What separates Crysis 2 from most first person shooters is the inclusion of the Nanosuit 2 and its various uses in combat. Rather than just being a floating head with a gun, you’re a multi-faceted weapon with a gun. The Nanosuit affords the user more agility, strength, and durability in combat. Want to dash into combat, slide into an enemy while shooting another, and then power jump to air stomp a third? That’s not out of the realm of possibility. The main objective of any combat encounter is to approach however you want. Using the tactical visor within the Nanosuit allows you to chart enemy positions, locations of weapons, ammo resupply, and any other points of interest to help plan your attack. From there, you can choose to rush in guns blazing with maximum armor or cloak and snipe enemies with impunity. Either way works, it’s your choice.
Crysis 2 is an involved shooter that and will offer plenty of replay value throughout the single player campaign. The AI is dynamic, so enemies will react in different ways – and force players to change their strategy each time. Fans of single player action could find themselves returning to the campaign for multiple play-throughs. The first run may take anywhere between 9-12 hours, depending on how experienced the player is – and how much they explore each map. Personally, I cleared the game in about 11 and a half hours – though I experimented with different gameplay approaches and did some exploring of the various areas.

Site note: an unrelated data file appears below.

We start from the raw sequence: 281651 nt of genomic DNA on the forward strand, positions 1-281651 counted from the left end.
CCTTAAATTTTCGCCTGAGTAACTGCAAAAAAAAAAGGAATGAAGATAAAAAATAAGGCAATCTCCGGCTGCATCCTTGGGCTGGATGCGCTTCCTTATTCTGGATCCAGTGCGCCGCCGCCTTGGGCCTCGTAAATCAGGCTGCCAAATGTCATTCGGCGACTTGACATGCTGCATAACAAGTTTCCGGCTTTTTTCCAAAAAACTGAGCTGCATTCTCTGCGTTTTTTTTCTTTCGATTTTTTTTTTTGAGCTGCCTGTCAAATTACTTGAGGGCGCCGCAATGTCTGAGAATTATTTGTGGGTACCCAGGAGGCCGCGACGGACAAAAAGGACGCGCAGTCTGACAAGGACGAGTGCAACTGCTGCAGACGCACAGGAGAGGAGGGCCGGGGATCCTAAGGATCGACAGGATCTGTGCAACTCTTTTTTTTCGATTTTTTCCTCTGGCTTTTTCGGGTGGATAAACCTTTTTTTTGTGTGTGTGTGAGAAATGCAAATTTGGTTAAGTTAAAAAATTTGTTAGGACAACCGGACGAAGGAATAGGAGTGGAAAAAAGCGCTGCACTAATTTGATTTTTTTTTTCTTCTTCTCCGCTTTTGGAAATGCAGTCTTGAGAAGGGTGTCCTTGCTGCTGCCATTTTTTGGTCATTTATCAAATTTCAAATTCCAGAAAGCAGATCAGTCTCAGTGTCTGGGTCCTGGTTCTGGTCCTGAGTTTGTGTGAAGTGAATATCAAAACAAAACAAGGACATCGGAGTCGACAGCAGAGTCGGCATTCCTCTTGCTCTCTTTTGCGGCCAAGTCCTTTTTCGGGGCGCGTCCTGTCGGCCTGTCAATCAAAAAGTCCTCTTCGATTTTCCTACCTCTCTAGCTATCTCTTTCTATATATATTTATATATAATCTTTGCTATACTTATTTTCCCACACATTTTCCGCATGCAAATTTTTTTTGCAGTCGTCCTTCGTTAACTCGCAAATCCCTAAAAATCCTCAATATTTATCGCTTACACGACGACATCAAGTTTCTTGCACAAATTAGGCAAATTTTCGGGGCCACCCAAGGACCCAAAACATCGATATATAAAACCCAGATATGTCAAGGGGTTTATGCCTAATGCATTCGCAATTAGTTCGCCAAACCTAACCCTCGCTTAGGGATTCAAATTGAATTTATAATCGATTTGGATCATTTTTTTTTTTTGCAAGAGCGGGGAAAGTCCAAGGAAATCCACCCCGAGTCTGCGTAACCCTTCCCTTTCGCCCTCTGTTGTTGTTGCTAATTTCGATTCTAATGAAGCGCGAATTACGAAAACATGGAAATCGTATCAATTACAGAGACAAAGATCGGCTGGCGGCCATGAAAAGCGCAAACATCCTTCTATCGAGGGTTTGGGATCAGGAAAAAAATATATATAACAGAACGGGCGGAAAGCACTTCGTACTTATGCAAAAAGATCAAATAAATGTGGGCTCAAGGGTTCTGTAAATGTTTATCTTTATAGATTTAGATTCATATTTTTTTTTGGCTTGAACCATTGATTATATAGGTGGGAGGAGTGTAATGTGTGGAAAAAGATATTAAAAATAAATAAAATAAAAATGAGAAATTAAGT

That 11 hour period wasn’t without some problems, though. While Crysis 2 is visually awesome, there were a few instances of graphical pop-in and un-rendered textures when new areas loaded. Not uncommon problems, although, it would have been nice to see these bugs polished up before release. Does it destroy the experience outright? Of course not. On the gameplay front, problems were more on a nit-picky side than anything else. The hit boxes while shooting at enemies are a bit smaller than you might be used to. Dead aim isn’t required completely, but accurate aiming is going to be needed if you want to down an enemy.
One other problem that isn’t game-breaking – but still an annoyance: Most of the objects in the world are interactive and can be picked up (and subsequently thrown). The action is performed by highlighting an object in the visor and holding X to pull it out of the environment. However, sometimes the game requires the crosshair to be extra-precise and if the reticle isn’t completely on the object, I couldn’t pick it up. This was a pain to deal with in certain portions of the game – when you have to continuously pick up a resource while you’re under fire from enemies. It also makes the ability to thrown objects at enemies mostly uselss.
As the game progresses, the Nanosuit becomes upgradable through collecting nano catalysts off of dead Ceph. There are four categories available for upgrade: Stealth, Armor, Visor, and Power. Each category affords the suit new capabilities – like using the aforementioned air stomp, faster energy recharging, or being able to see where enemy bullets are coming from. Once the game is complete, you may choose to play through again with the suit completely upgraded, (provided you found enough nano catalyst). When more suit powers become unlocked, it’s hard not to feel like the ultimate battlefield weapon.
Crysis 2 has a bit of a learning curve – especially in terms of utilizing the Nanosuit to its full capabilities. If a player is taking too much fire, they can turn on the armor and run away to recover – or power jump onto a ledge to get an elevated advantage against enemies. Using the Nanosuit as a weapon makes fights much easier – and it’s not long before using the suit in combat becomes organic and second nature.